Doctor insights on:
Cause Of Mycelex Allergy
Allergies occur when your immune system is triggered by envirionmental factors it should ignore--for example, pollen in the air, or dander on a cat or dog--and creates cells to fight against them. An allergic reaction typically causes itching, congestion, or drainage, and ...Read more
I've pruritis left foot in dist. Of medial plantar nerve for 5 yrs. Failed antifungals, lotrisone, (clotrimazole and betamethasone) hydration, urea, steroid cr. Allergy testing neg. ?
Yes: you can. By PPI you mean proton inhibitor? ...Read more
A monthl or so ago I took mycelex for possible oral thrush and since around that time my uvula touches my tounge ?
May still be Infxn:
Is your uvula painful and red? If so, it is most likely a uvulitis (inflamed uvula). Since the uvula is suspended from the top of your mouth, any inflammation can cause it to hang down more than usual. Sometimes it can even touch the tongue. Have you been back to your medical provider, since being prescribed the Mycelex? Have the other symptoms in your mouth resolved? If not, I recommend going back to your medical provider for additional assessment, since you may have some other type of infection that needs to be treated.
If your uvula is swollen and pale/translucent them you could have something that’s known as uvular hydrops. Its considered translucent if you could easily shine a light through it (but please don’t try shining a light through your uvula). Uvular hydrops occurs when clear fluid collects in your uvula, most commonly a result of either a moderate to severe allergic reaction or something that’s called hereditary angioedema (very rare, typically caused by an enzyme deficiency and shows up when you are given certain medications, like an ACE Inhibitor, which is a blood pressure medication, and sometimes NSAIDs, like Motrin/Ibuprofen/Advil/Naproxen). If this is the first time this has ever happened, it is most likely not hereditary angioedema. Most times we are unable to determine the cause of uvular hydrops, termed Idiopathic Uvular Hydrops. Uvular hydrops is a self-limiting condition, meaning it will go away on its own and you don’t need any medications to treat it.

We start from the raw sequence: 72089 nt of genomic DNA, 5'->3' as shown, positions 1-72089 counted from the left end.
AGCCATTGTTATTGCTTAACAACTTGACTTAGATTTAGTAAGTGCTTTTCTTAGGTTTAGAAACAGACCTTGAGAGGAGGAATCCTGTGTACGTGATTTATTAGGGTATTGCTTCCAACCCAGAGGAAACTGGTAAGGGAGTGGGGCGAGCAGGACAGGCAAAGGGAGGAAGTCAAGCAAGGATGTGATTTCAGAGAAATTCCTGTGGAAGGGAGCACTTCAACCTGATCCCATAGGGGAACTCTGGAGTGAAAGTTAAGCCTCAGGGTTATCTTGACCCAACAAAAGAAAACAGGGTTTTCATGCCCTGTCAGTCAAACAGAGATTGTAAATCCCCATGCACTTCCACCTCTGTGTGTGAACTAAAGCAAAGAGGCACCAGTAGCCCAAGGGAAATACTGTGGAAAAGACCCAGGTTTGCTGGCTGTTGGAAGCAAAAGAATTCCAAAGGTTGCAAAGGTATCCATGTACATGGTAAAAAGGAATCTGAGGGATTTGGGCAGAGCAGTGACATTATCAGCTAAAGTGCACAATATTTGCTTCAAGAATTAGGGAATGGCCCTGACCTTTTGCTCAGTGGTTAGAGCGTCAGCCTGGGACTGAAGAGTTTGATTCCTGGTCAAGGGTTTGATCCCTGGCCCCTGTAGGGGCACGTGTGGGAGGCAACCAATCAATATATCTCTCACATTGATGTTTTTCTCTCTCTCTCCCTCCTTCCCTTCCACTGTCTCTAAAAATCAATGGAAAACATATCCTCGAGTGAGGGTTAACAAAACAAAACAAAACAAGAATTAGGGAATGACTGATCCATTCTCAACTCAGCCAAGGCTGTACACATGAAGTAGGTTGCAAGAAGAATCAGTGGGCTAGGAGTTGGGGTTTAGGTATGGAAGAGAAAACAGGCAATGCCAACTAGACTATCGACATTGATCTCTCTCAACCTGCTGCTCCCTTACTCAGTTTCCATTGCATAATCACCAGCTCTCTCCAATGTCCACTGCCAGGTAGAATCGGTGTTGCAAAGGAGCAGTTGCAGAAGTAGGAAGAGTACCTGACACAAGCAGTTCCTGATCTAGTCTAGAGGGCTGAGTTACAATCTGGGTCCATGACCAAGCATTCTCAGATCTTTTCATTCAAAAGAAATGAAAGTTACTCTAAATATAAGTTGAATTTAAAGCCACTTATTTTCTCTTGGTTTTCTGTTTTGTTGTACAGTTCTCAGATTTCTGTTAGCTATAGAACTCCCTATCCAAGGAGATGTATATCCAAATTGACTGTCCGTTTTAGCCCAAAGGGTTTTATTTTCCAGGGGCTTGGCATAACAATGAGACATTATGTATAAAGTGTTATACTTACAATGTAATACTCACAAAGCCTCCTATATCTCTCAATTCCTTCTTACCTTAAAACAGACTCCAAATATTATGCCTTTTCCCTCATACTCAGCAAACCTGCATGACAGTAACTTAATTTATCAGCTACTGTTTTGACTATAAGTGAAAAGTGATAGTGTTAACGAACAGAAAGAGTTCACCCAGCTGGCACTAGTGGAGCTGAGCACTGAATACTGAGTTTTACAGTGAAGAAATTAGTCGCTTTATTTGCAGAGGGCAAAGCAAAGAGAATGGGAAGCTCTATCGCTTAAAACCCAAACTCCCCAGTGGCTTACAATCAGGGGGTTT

Whichever one this may be, the most important thing to remember, is that a swollen uvula can block off your airway, making it difficult to breath. I don’t want to frighten you, but I just want you to be aware that in RARE cases, this can occur. If your uvula starts becoming more swollen, seek medical care immediately (ie. go to an Emergency Department). If you are having trouble swallowing solid foods, at the very least, stay hydrated with water, diluted Gatorade, etc; and you can also try supplement shakes for calories (drinks like Ensure or the equivalent).
If you have no change within the next 3-5 days, I recommend seeing your medical provider for further assessment/treatment. If this worsens, I recommend going to an emergency department.
Good luck and please don’t hesitate to contact us again with any further questions or concerns.
Dr. Jen Smith ...Read more
Is it safe to take diflucan and mycelex troche at the same time i came down with thrush and was put on mycelex 10 mg troche 5 times a day for 14 days now its 2 days latter and I have a yeast infected my dr called in diflucan 150 mg 1 every other day for 3
I have oral thrush can i still eat normal my doctor said no diet restriction i miss juice,pizza fruit can i still eat that stuff i am on mycelex (clotrimazole)?
Allergy is inherited: The tendency to develop allergy is inherited. Therefore, children of allergic parents are likely to develop allergies as well. Still, it is not 100% and feeding during infancy and exposures to the outside, viral infections and other factors contribute to the severity of allergic symptoms. ...Read more
Triggers, vs. causes: "Allergy" occurs when your immune system misinterprets harmless things in your external environment as potential threats and starts reacting in a recognizable way. Food, medication, stings, and airborne allergens like pollen, dust mites, animal proteins, mold spores all can trigger severe allergies in some, but why some people develop allergy and some don't is still a mystery. ...Read moreSee 1 more doctor answer
Indoor allergies: Common indoor allergens include dust mite and animal dander. Other less common indoor allergens are mold, cockroach, other pets (birds, rodents), and feathers (pillows, comforters). During tree, grass or weed pollen season, pollen may blow through screens or open doors or windows, making it seem like indoor allergens. An allergist can perform skin tests for these and have an answer in 20 min. ...Read more
Depends: Crab allergy is a shellfish allergy and can develop at any time during adulthood. Why some adults can consume crabs their entire life without any problems and others can go on to develop symptoms is unknown. Shellfish allergy is a common adult allergen and symptoms can vary from one accidental exposure to the next so avoidance once symptoms develop is the best way to manage. ...Read moreSee 2 more doctor answers